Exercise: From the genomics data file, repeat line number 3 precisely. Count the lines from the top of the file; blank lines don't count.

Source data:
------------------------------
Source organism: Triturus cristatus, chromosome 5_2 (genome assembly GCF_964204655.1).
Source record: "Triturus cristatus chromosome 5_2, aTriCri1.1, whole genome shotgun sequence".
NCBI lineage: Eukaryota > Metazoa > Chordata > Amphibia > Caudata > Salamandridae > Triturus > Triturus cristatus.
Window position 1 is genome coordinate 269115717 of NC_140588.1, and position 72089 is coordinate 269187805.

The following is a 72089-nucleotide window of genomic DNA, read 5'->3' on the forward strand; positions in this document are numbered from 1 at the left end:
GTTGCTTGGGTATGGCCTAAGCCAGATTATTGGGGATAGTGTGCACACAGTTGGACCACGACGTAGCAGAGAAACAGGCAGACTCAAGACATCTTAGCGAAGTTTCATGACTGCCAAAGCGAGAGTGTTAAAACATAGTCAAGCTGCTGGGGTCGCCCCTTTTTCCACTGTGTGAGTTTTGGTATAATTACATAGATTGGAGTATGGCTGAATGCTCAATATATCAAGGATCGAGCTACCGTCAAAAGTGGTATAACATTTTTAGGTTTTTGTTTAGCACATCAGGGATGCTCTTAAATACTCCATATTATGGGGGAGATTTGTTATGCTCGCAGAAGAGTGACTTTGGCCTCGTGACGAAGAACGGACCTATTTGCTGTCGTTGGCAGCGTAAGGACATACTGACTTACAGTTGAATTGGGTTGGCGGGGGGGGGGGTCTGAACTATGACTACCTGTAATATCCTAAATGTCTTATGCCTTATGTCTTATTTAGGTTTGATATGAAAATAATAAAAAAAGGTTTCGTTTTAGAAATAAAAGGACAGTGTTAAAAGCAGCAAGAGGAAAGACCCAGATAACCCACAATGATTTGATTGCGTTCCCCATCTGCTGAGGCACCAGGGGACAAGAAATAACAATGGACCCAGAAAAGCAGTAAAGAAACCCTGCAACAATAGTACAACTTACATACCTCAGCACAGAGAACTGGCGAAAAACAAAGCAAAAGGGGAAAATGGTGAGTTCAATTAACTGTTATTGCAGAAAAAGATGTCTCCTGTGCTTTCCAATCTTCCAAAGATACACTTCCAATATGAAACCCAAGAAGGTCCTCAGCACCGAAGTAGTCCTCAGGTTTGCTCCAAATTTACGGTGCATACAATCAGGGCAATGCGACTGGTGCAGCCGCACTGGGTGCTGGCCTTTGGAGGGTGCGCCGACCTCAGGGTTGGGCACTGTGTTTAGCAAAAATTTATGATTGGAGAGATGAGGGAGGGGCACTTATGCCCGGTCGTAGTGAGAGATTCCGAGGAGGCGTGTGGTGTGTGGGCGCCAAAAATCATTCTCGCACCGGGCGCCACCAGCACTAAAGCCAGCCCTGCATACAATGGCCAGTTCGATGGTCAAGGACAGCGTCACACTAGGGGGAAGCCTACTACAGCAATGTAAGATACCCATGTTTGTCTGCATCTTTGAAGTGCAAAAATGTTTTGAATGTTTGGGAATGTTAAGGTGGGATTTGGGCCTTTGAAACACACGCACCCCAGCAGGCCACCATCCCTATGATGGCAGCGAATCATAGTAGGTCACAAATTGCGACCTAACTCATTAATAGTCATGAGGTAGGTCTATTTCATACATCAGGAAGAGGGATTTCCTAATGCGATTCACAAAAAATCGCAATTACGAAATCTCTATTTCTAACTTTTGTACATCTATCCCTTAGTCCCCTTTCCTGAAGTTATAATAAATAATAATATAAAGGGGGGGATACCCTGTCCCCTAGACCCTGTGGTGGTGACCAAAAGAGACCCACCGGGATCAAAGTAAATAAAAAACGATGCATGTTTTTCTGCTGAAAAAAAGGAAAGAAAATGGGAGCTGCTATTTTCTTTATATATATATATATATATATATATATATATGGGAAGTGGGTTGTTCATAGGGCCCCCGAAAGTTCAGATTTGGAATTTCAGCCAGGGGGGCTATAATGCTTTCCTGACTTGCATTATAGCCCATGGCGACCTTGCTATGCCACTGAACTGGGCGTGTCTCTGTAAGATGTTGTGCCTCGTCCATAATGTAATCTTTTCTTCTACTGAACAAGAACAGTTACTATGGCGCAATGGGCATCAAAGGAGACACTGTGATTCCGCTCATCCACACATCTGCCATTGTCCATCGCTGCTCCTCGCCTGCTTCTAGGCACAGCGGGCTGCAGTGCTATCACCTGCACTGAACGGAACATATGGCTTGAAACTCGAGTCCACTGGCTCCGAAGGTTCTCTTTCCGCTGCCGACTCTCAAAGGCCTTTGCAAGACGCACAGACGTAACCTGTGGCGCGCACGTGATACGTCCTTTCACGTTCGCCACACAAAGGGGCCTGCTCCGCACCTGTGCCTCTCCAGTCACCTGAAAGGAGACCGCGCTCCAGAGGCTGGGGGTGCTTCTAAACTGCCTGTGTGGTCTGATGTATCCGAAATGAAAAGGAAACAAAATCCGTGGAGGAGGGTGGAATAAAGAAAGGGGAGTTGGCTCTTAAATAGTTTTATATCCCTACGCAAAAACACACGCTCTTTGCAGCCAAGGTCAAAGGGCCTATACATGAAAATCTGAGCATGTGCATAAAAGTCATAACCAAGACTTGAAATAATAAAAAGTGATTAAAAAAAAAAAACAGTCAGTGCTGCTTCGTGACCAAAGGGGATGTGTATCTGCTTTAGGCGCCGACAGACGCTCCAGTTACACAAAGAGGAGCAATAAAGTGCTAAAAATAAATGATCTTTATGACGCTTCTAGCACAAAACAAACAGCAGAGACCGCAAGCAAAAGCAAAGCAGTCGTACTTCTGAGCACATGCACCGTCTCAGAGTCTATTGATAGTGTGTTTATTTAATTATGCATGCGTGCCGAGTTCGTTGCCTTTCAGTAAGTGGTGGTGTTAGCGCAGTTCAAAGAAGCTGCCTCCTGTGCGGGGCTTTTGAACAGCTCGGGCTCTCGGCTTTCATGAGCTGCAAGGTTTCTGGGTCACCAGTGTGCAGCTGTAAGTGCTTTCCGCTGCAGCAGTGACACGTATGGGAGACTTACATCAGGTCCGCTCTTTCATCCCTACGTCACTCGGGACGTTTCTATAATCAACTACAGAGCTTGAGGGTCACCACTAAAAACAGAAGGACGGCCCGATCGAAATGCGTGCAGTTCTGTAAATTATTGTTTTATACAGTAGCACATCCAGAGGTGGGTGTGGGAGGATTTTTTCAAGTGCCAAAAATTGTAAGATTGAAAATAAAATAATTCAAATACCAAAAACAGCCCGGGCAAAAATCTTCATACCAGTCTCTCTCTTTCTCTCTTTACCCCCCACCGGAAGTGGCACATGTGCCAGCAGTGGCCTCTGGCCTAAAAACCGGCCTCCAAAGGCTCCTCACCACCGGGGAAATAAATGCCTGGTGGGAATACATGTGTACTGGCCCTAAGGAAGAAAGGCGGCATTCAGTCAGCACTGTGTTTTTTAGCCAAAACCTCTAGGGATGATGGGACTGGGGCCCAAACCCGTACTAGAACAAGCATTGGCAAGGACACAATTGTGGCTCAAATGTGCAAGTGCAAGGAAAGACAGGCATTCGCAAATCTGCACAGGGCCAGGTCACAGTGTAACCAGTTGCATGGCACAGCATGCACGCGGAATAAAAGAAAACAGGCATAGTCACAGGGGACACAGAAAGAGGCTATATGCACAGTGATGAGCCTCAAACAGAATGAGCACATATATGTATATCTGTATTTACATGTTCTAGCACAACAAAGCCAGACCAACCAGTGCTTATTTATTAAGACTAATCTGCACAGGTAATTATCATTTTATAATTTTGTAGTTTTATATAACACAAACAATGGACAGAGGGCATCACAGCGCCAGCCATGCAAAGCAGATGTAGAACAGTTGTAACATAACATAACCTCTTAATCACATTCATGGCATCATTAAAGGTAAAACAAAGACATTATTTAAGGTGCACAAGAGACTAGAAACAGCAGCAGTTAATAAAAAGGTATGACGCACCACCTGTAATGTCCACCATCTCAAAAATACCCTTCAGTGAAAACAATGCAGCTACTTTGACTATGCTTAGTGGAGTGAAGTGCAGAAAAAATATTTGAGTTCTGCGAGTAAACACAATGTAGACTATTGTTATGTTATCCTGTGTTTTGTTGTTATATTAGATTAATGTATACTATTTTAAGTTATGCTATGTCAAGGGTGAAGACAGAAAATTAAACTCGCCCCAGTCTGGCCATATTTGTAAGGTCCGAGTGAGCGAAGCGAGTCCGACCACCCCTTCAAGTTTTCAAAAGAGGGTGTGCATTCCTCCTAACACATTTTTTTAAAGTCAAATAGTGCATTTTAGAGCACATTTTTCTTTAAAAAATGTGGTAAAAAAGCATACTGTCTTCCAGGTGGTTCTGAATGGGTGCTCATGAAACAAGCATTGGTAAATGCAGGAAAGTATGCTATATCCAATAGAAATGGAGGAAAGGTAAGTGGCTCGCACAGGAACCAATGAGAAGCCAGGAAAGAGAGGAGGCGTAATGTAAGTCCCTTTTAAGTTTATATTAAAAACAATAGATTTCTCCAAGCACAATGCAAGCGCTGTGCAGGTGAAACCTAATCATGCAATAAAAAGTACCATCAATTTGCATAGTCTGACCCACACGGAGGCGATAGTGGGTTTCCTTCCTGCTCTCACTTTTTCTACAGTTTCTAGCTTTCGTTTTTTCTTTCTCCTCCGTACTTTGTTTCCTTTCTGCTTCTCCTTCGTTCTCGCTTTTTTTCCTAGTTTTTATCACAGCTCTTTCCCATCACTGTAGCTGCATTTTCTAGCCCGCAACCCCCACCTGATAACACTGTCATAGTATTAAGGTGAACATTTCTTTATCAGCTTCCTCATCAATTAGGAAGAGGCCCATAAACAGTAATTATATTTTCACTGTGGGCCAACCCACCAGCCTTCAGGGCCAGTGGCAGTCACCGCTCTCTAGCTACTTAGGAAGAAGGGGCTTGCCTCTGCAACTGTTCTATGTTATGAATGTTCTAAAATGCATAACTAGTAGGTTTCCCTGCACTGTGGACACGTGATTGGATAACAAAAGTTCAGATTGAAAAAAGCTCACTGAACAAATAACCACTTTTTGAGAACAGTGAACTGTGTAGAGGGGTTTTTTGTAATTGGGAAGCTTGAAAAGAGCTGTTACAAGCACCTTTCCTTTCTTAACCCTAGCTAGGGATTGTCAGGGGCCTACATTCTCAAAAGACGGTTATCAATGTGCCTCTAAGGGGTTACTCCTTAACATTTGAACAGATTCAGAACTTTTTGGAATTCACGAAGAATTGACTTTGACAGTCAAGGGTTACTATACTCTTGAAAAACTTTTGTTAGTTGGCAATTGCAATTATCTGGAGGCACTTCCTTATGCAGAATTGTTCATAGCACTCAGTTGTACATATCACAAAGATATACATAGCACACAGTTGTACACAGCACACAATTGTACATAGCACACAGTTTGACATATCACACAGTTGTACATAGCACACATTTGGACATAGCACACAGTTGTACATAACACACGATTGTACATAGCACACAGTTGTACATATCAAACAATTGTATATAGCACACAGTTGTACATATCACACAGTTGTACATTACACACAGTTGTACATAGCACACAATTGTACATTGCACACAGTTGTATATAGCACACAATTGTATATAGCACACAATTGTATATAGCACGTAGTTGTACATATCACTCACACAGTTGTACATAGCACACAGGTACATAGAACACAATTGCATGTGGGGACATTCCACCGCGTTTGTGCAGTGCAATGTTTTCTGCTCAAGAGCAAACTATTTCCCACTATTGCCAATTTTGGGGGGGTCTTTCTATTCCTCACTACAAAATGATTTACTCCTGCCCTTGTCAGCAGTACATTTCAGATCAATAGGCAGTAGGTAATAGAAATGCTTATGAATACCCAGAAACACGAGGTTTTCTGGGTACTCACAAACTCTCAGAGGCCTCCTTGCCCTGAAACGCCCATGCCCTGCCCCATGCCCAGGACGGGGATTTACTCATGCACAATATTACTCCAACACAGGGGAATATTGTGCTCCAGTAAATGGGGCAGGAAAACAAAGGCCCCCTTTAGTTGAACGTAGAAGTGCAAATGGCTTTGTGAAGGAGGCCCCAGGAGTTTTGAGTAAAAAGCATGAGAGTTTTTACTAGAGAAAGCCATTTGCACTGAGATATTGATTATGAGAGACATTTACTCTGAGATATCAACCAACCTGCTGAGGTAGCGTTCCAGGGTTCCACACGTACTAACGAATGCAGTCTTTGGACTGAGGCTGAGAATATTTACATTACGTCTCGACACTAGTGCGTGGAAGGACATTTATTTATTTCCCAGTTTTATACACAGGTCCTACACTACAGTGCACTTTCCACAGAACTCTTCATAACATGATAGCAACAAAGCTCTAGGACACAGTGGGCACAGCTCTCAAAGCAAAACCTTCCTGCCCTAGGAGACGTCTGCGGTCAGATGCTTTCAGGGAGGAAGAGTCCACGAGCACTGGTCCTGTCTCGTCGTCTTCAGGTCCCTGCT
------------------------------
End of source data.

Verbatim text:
NCBI lineage: Eukaryota > Metazoa > Chordata > Amphibia > Caudata > Salamandridae > Triturus > Triturus cristatus.